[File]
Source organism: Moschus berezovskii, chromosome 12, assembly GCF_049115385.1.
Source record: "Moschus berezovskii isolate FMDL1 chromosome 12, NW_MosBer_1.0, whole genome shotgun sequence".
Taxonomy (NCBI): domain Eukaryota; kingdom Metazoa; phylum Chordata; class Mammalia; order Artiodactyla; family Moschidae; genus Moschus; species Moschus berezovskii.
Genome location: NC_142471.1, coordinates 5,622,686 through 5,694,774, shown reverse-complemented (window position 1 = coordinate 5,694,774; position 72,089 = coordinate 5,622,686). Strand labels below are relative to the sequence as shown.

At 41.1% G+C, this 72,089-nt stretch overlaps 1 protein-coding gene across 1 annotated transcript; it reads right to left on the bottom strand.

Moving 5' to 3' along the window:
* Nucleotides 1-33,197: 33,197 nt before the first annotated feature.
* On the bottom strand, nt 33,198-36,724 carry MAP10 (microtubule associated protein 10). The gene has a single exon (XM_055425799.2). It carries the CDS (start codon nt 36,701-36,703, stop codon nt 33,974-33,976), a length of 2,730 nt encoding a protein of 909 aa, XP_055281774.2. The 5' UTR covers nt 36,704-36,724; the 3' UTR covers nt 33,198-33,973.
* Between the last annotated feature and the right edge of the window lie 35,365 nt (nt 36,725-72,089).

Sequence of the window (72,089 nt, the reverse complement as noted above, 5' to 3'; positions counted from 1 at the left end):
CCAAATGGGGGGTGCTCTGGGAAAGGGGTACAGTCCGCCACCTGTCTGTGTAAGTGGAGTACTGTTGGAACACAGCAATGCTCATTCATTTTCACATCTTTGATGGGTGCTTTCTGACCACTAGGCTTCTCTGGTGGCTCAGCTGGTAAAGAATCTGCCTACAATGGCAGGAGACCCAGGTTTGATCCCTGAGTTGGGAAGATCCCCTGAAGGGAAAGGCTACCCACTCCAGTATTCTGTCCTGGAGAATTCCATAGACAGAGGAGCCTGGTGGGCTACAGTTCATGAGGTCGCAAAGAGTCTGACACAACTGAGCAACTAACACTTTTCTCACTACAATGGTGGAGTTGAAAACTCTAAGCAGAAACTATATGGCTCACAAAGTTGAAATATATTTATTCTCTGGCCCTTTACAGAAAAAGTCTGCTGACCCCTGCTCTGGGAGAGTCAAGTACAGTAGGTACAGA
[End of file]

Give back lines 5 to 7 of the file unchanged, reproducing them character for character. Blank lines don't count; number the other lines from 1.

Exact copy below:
At 41.1% G+C, this 72,089-nt stretch overlaps 1 protein-coding gene across 1 annotated transcript; it reads right to left on the bottom strand.

Moving 5' to 3' along the window:
* Nucleotides 1-33,197: 33,197 nt before the first annotated feature.